Chicago polka legend dies

May 21, 2012

Download Story
(Photo by William A. Crooks/NEA)

A legendary Chicago polka musician has died.

Eddie Blazonczyk Sr., the leader of the Grammy-winning Versatones, died Monday at Palos Community Hospital. He was 70.

Blazonczyk recorded dozens of polka albums and played thousands of gigs before retiring in 2001. His son, Ed Jr., kept the band going for another decade.

A Congressional committee once proclaimed the Versatones “The Nation’s #1 Polka Band,” a fact touted on recordings and as part of the band's stage introduction.

Blazonczyk Sr. grew up the son of Polish immigrants who performed in traditional music ensembles and owned the Pulaski Ballroom, according to the National Endowment for the Arts, which later awarded him a National Heritage Fellowship.

His family bought a tavern in Wisconsin’s North Woods, where Blazonczyk was exposed to other musical forms. He started performing rockabilly under the name Eddie Bell. He signed with Mercury and toured with stars like Buddy Holly and Brenda Lee.

But in the early 1960s, he decided to return to Chicago and the music of his youth.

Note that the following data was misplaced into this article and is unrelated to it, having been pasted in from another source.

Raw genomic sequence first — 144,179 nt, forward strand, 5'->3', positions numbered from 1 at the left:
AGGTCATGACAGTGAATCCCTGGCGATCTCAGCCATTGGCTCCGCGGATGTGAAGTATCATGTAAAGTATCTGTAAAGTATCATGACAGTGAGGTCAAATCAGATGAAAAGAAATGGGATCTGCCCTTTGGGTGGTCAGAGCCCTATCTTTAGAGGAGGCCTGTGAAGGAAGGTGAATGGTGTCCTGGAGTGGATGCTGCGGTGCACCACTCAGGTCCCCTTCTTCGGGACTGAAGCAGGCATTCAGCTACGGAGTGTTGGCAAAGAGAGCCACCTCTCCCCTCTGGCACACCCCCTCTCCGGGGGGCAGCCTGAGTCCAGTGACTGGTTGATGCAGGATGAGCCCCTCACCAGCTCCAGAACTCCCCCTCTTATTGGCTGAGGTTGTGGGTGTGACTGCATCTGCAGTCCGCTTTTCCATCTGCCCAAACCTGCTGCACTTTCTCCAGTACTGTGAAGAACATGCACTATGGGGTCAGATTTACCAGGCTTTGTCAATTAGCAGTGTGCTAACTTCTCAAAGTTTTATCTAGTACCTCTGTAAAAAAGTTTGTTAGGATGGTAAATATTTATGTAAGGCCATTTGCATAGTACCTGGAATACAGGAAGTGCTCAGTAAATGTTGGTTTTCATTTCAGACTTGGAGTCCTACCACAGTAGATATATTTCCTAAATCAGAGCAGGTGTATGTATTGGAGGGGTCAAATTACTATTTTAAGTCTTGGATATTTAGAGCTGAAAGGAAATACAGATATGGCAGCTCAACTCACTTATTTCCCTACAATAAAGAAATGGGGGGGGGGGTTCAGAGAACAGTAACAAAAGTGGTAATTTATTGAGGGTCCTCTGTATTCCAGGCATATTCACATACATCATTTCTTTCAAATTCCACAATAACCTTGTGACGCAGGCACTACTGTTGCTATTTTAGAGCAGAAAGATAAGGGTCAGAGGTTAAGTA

Blazonczyk Sr. formed the Versatones, which his son Ed Jr. later joined and then led, following Blazonczyk’s retirement.

“His voice was like no other. I just loved his voice,” Ed Blazonczyk Jr. said. “His voice always gave me chills.”

His father infused polka with the other music he loved, too, including rockabilly, country, Cajun and Zydeco.

“When he blended all of those sounds together, he created what is known now as the ‘Chicago sound’ of polka music,” Blazonczyk Jr. said. “And what was so super about that music was it crossed over multiple generations.”

Blazonczyk Jr.  described that “push” style Chicago sound as “the driving rhythm which is anchored by the heavy accordion bellows-shake and pushing drum and then amplified by heavy brass and soulful polka vocals,” according to the NEA. That’s quite different from the well-known, heavier German style that often includes tubas. He said his father’s music helped erase some of the stigma of polka.

Eddie Sr. could be called the ambassador of polka. He started a record label called Bel-Aire Recordings to distribute the music, played it on the radio, and is one of the co-founders of the Chicago-based International Polka Association.

His wake is from 3-9 p.m. Wednesday and Thursday at Modell Funeral Home in Homer Glen, and the funeral mass is at 11 a.m. Friday at SS. Cyril and Methodius Parish, Lemont.